Brett: We have to come to a deeper understanding of what is going on in this double-slit experiment. If we fire either a photon or an electron at that double-slit apparatus and put a detector at either of those slits, then we will detect a particle.
We can detect that we’ve fired a particle; we can detect that a particle is going through those slits; and we can detect a particle at the projection screen as well.
When you do this experiment in the laboratory using electrons, you can see the dots where the electrons strike, hitting the screen. But you don’t get a simple pattern that you would expect.
If you’re firing cannonballs at a wall through the same two holes, you would expect all the cannonballs to land in one of two positions behind the wall.
But with particles at the quantum level, that’s not what happens.
The only explanation is that when we fire a photon, there’s the photon that we can see in our universe and also there are photons we can’t see in other universes that pass through the apparatus. These photons are able to interact with the photon that we can detect.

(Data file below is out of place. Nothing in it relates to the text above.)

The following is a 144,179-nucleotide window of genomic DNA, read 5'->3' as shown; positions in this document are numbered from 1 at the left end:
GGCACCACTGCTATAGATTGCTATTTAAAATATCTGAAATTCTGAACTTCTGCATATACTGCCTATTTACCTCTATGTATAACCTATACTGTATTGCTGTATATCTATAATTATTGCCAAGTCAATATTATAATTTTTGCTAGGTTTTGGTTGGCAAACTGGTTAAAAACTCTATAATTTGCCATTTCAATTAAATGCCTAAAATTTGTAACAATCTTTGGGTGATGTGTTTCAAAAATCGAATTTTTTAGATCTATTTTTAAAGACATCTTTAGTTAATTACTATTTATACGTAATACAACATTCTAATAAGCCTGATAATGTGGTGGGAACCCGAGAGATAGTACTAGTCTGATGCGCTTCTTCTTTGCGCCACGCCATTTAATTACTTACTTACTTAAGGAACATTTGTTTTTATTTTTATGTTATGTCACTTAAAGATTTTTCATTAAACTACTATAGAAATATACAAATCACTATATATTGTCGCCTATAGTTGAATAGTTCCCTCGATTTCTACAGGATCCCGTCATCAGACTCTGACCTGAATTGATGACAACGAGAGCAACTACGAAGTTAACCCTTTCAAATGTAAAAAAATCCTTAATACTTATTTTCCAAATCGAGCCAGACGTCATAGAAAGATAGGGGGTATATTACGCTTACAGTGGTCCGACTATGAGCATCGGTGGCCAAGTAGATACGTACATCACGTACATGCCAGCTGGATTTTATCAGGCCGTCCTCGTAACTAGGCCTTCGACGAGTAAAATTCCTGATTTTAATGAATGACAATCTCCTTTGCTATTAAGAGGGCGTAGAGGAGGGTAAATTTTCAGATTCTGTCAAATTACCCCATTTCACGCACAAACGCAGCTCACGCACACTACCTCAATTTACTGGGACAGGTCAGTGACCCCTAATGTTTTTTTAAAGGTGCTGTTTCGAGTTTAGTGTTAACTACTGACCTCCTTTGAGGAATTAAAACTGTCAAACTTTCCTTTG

This is where the concept of interference comes in. Interference is an old concept in physics. It goes back to waves. Waves certainly interfere, but we need to understand the way in which particles can interfere with one another. This includes particles that we can observe and particles that we can only assume to observe given these experiments.
This is why we are forced to acknowledge the existence of these other particles—and not only these other particles but other universes in which these particles exist.